In today’s world of identity politics and serial tribalism, few things are as damning as a bad label. We all know what those sound like in the political sphere, but the same trend exists in the hunting world. Few labels are viewed with quite as much derision as “trophy hunter.”
This was brought to mind for me recently when reading a terrific article by Brody Henderson about shooting young bucks, in which he explored the disdain some hunters have received for killing young deer and the cultural phenomena that might be responsible for it. His points were valid, but the argument also brought to mind the counterpoint, which is what’s so wrong with hunting mature deer, or as some people would put it, “trophy bucks?”
In the non-hunting media, “trophy hunting” is viewed as next to demonic and is universally condemned by both animal-rights loving vegans and average, everyday Americans. While hunting in general is approved by about 79 percent of Americans, according to a Responsive Management study, that number drops to 28 percent when you add “trophy” to the question.
This distaste also exists within certain corners of the hunting community, where significant backlash is pointed towards hunters who talk about hunting “big” or “trophy” bucks—oftentimes followed by some version of “you can’t eat antlers.” This is likely, at least in part, a reaction to the young buck bashing discussed by Henderson in his aforementioned story. But there certainly is an increasing level of vitriol being leveled at hunters who choose to manage or hunt for trophy bucks as well.
As someone who chooses to hunt older and bigger bucks, I’ve had to look long and hard at my own motivations and justifications for how and why I hunt and consider what this criticism of “trophy hunting” means for me.
Several weeks ago, Henderson helped articulate the case for hunters being free to target young bucks, and I think it provided a helpful opportunity for some hunters to see things from a new perspective. I’d like to do the same for the other portion of our audience and address a few questions.
What’s wrong with shooting big, or old, or “trophy” bucks? If I do hunt for big old bucks, am I a “trophy hunter?” And if so, does that make me a prick?
The biggest issue at play here might simply be terminology and what that terminology implies—both inside and outside the hunting community. The word “trophy” when appended with “hunter,” “bucks” or “hunting” brings with it all sorts of dirty baggage.
To most folks outside the hunting community, the word “trophy hunter” brings to mind a bloodthirsty man heartlessly killing animals for the sole purpose of placing a head or antlers on the wall and not using the meat. The word “trophy,” from this perspective, seems to imply that the hunter views an animal’s life as worth nothing more than the esteem its head might bring to the person who killed it.
Of course, most of us within the hunting community know that these assumptions are seriously flawed. I can only speak to my own experiences within the deer hunting community, but it seems safe to say that most hunters view the antlers or head of a deer they killed as an important symbol and memory of an animal and an experience. But this is only one part of why they hunt, in addition to food, challenge and outdoors adventure. The “trophy” is a physical stand-in for these other aspects, which after the food is gone and as time has passed, can still remain as a totem of those memories. To most common-sense folks, valuing antlers or a hide in no way diminishes the value of the meat or any other aspect of the animal’s life. It is merely one part of the larger whole.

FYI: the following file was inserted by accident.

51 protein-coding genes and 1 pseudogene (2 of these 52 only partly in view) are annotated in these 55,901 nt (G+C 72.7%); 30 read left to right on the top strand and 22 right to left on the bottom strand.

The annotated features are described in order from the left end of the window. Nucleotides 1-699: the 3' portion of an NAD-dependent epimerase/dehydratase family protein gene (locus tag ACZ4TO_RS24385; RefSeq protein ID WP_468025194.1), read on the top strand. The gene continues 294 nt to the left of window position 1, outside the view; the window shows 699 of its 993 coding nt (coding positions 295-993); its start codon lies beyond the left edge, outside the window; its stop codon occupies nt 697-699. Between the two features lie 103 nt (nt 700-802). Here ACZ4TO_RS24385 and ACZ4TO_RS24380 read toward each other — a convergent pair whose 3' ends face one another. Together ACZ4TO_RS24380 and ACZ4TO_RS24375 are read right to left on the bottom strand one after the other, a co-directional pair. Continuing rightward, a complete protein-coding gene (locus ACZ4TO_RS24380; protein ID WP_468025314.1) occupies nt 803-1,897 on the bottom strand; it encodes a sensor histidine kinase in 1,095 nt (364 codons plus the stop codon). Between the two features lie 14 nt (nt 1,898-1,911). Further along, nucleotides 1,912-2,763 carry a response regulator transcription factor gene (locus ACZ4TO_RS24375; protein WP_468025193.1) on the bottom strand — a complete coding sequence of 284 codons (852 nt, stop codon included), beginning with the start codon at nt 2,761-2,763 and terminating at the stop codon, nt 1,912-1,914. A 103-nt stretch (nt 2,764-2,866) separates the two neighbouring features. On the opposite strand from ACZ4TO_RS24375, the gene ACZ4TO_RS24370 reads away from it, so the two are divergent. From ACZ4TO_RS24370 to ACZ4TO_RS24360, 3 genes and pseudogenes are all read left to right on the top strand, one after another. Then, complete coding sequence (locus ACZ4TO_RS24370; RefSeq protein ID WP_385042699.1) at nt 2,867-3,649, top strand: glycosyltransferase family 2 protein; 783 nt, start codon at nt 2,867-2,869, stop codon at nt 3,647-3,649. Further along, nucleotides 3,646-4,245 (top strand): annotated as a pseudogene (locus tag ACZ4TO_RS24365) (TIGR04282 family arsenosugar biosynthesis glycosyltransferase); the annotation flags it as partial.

Still, regardless of what most hunters understand, the trophy hunting debate is a PR battle that we are losing. “Trophy hunter” conjures up all sorts of unsavory images for the majority of the non-hunting public and I don’t see how we’ll be able to change that any time soon. Even within the hunting community, there is a growing distaste for “trophy hunting.” As discussed in Henderson’s article, there is an antler obsession within our ranks that can quickly turn negative when taken too far. For this reason, many hunters have become so disenchanted that they’ll attack “trophy hunters” just as vehemently as some folks attack young buck shooters.
There seems to be a widening divide forming between people who identify as “meat hunters” and people who identify as “trophy hunters,” and it’s becoming increasingly toxic.
If I had my druthers, we’d eliminate the terms “trophy,” “trophy hunting” and “trophy hunter” from our collective vocabulary entirely. This way of speaking about hunting is too flawed, too shallow and too divisive. We are simply hunters. And despite our unique goals and motivations, we are each just hunting.
Despite my personal desire to change the way we talk about this topic, the reality is that the “trophy hunter” moniker remains and is applied to people all the time, including myself. I primarily target bigger bucks. I enjoy watching and learning about older, wiser deer. I have shoulder mounts of big, old bucks on my wall. So does that make me a trophy hunter? And if so, is it OK to be a “trophy hunter?”